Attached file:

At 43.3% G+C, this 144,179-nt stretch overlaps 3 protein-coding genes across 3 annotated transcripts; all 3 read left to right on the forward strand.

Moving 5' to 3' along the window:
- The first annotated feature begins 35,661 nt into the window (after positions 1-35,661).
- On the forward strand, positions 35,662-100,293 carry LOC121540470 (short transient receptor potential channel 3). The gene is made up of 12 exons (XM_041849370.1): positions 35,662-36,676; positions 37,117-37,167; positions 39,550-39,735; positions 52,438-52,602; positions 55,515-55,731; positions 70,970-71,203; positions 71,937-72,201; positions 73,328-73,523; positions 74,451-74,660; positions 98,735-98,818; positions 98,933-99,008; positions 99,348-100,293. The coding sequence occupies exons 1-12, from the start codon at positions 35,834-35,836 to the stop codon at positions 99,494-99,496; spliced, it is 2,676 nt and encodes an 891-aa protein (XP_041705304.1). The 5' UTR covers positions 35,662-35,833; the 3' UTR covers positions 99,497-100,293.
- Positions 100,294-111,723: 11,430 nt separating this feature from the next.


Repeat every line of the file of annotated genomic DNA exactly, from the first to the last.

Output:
At 43.3% G+C, this 144,179-nt stretch overlaps 3 protein-coding genes across 3 annotated transcripts; all 3 read left to right on the forward strand.

Moving 5' to 3' along the window:
- The first annotated feature begins 35,661 nt into the window (after positions 1-35,661).
- On the forward strand, positions 35,662-100,293 carry LOC121540470 (short transient receptor potential channel 3). The gene is made up of 12 exons (XM_041849370.1): positions 35,662-36,676; positions 37,117-37,167; positions 39,550-39,735; positions 52,438-52,602; positions 55,515-55,731; positions 70,970-71,203; positions 71,937-72,201; positions 73,328-73,523; positions 74,451-74,660; positions 98,735-98,818; positions 98,933-99,008; positions 99,348-100,293. The coding sequence occupies exons 1-12, from the start codon at positions 35,834-35,836 to the stop codon at positions 99,494-99,496; spliced, it is 2,676 nt and encodes an 891-aa protein (XP_041705304.1). The 5' UTR covers positions 35,662-35,833; the 3' UTR covers positions 99,497-100,293.
- Positions 100,294-111,723: 11,430 nt separating this feature from the next.